Russia: Child classics 'removed from library' - official
A village in Russia has removed several classic books for children from a library for allegedly being harmful to their development, a government official has said.
Vladimir Tolstoy, a member of Russia's Public Chamber, told a session of parliament that he had been sent a list of books that were "banned" by the education council in the village of Kharbatovo, in the southern Irkutsk Region, the Interfax news agency reports. Titles including Mark Twain's The Adventures of Tom Sawyer, and Thumbelina by Hans Christian Andersen were on the list, Mr Tolstoy said, adding that it was apparently done in accordance with a law aimed at protecting children from "harmful information", which came into force in September 2012. Local education officials have since denied the reports, saying no such instructions were issued and no books had been seized.
Mr Tolstoy - who emphasised that he was not telling a joke - said the list suggested Twain's book could encourage children to become vagrants, and that other tales promote a disrespect for parents and family values. The presidential adviser and descendant of writer Leo Tolstoy later told the Meduza news website that the culture ministry should investigate the alleged removals. "These are, after all, books that we have been raised on," he said.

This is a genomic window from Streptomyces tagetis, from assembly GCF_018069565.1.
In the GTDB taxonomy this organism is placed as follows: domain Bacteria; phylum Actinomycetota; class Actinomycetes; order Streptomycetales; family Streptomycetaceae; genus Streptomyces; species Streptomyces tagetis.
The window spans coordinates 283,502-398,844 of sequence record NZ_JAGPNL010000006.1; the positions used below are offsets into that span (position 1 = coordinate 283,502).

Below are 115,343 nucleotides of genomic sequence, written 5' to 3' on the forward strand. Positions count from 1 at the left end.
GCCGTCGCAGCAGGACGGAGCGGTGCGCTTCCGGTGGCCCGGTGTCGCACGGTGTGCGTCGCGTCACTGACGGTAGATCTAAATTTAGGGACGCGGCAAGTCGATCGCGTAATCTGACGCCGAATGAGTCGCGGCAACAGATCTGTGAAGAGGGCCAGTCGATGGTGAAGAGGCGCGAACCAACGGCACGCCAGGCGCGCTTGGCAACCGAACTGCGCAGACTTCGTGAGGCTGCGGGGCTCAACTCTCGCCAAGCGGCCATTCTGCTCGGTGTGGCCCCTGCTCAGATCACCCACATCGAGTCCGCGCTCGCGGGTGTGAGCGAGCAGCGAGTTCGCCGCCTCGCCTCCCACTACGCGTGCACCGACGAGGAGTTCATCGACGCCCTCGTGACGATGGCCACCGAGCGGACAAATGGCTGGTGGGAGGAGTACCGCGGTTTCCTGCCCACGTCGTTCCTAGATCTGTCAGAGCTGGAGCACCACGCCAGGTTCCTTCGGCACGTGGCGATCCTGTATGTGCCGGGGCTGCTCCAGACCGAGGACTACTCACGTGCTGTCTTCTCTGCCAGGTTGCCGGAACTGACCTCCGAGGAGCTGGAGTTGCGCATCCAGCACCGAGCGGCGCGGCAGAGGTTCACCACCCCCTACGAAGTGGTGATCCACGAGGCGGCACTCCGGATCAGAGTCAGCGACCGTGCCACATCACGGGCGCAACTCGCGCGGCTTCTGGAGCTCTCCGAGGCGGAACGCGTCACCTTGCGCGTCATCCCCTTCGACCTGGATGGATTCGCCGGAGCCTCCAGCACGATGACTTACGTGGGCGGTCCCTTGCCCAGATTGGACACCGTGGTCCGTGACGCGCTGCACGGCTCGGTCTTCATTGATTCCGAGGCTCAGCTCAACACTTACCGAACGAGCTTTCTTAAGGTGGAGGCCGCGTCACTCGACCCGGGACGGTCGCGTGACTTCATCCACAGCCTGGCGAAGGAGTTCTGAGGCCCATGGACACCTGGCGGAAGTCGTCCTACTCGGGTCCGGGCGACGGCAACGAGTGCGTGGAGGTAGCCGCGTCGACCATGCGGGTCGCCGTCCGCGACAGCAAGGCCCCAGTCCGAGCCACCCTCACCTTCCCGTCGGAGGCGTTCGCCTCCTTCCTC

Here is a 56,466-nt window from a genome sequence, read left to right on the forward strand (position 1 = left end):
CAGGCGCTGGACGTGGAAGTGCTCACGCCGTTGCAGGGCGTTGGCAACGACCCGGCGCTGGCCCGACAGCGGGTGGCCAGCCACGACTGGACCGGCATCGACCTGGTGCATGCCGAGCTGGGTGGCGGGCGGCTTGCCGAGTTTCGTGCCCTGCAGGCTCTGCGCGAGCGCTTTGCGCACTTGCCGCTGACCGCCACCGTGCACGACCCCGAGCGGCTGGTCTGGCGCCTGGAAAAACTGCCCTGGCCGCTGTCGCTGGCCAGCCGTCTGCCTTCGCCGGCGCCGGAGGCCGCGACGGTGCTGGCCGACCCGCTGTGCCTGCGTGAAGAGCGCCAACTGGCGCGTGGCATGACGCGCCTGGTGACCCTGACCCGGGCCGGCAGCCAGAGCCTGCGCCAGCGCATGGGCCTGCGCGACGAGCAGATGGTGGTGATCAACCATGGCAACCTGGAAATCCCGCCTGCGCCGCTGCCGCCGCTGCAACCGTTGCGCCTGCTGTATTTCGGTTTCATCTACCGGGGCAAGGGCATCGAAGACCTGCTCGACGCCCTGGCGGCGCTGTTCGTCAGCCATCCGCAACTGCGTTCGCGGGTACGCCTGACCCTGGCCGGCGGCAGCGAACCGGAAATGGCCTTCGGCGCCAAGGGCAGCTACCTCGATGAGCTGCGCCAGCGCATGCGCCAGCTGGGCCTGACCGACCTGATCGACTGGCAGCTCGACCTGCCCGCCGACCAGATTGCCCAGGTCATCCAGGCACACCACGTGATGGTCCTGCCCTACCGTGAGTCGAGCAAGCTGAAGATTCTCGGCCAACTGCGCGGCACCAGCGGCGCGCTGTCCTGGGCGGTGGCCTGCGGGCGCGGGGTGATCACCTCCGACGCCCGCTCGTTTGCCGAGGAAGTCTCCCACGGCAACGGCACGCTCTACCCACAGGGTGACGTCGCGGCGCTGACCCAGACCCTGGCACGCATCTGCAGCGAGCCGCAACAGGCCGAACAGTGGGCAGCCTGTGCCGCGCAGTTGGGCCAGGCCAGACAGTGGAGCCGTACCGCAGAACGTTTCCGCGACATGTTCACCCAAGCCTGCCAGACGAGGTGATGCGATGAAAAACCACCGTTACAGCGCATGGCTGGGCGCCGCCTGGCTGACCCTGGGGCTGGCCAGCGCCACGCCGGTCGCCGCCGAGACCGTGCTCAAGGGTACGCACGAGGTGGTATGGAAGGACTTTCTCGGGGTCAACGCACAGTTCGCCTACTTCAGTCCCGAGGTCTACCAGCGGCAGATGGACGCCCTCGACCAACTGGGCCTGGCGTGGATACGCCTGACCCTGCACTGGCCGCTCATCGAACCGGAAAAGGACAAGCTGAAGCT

The reports unleashed a wave of mockery among social media users, who tried to guess what was wrong with the books. One person jokingly says that the Swedish book Karlsson on the Roof - about a portly character with a propeller on his back - was removed because "he's a flying Swedish spy". Another users suggests: "They should ban the Bible as well then - Satan is in it."
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